Shares, bonds and other securities are traded on the stock exchange. Anyone can buy or sell such securities.

Options are a kind of equity instruments: they are rights to buy or sell certain underlying assets. The underlying asset can be, for instance, a share, but also a basket of shares. With options, therefore, one does not trade in shares themselves, but in the rights to the securities to buy or sell them.

Source:  L. Rijnhout & M. Van Oostvoorn, Beleggen met opties, 2011.

The first option trader in history

History tells us that the pre-Socratic Greek philosopher Thales of Miletus (born c. 624–620 bce —died c. 548–545 bce) was the first options trader.

Thales of Miletus was a poor but intelligent man with a love for science. Thanks to his meteorological knowledge, he foresaw that there would be an abundant olive harvest. So he decided to use the little money he had to pay a deposit (option premium) to rent all the oil presses of Milet and Chios and leased them at a low price. But when the olive harvesting season came, many oil presses were sought at the same time because olives must be pressed within a few days after harvesting. If not, the olives will ferment and the quality of the olive oil deteriorates. Thales of Miletus anticipated this and  rented the olive presses at the price he wanted.

History of securities trading

Trading in securities goes through a stock exchange. The Amsterdam Stock Exchange, founded in the early 17th century, was one of the oldest stock exchanges in the world. The Brussels Stock Exchange was not established until the second half of the 19th century. In 2000, the Amsterdam stock exchange merged with the Paris and Brussels stock exchanges and got a new name: Euronext.

The VOC (United East India Company) was founded in 1602. It was the Netherlands' first joint-stock company. Shareholders are the owners of the company. Anyone who wants to invest money can buy a share. Shareholders have voting rights over the company's policies and they are entitled to profits (dividends). Thanks to its structure as a joint-stock company, the VOC was able to raise a large amount of money and thus make large investments.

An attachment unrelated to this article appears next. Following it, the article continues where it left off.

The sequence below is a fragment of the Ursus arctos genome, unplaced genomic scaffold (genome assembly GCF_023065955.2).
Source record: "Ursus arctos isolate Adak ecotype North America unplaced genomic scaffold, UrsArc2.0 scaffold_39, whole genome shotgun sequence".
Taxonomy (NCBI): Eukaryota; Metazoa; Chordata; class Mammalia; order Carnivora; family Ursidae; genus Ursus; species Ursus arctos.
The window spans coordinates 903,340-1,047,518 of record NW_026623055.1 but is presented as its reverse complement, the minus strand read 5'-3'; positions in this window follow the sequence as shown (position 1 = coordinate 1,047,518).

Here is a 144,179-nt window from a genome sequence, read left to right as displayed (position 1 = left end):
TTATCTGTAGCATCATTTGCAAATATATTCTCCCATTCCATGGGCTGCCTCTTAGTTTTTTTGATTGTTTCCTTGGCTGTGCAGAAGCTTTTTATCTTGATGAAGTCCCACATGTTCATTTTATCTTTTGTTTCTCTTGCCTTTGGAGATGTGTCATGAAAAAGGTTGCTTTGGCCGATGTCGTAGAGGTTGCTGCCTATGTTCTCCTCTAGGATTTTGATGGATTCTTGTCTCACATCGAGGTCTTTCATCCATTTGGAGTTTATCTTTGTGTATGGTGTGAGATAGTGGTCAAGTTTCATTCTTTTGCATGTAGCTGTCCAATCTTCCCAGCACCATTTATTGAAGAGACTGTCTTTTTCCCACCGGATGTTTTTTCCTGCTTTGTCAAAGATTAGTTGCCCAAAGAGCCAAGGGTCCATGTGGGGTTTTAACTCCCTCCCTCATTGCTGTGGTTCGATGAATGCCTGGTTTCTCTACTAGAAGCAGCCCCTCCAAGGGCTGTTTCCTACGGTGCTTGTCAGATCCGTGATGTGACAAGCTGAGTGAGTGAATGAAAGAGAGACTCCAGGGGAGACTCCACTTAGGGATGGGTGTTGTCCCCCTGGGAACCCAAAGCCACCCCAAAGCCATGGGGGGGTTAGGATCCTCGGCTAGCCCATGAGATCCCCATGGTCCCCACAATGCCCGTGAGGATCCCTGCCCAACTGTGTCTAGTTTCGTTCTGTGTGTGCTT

The Amsterdam Exchange Bank was established in 1609. It can be considered the world's first central bank. Thanks to the Amsterdam Exchange Bank and the VOC, Amsterdam became the financial and commercial centre of the world in the 17th century where securities trading took place for the first  time. It’s also where the first stock market crashes would take place a bit later in time.

First crash

Surprising perhaps, but the first stock market crash was about tulips. Economists consider the Tulip Mania to be the first comprehensively described bubble (speculative wave) in world history.

Modern history of options

Besides investing in stocks and bonds (among others), you can also invest in derivatives. Derivatives are derived from underlying assets, usually stocks or indexes.

Modern options trading dates back to land trading in the US in the 1920s. Some traders did not buy land itself, but options on land. It was agreed that the land would be bought on a certain date at an agreed price. When the demand for houses increased, the value of the pieces of land increased. As the value of the land increased, so did the value of the options. This allowed traders to sell their options at a big profit. 

First options exchange

Later, people in the US got the idea that options on shares could also be an interesting investment opportunity. In 1973, the Chicago Board Options Exchange was opened: the world's first options exchange.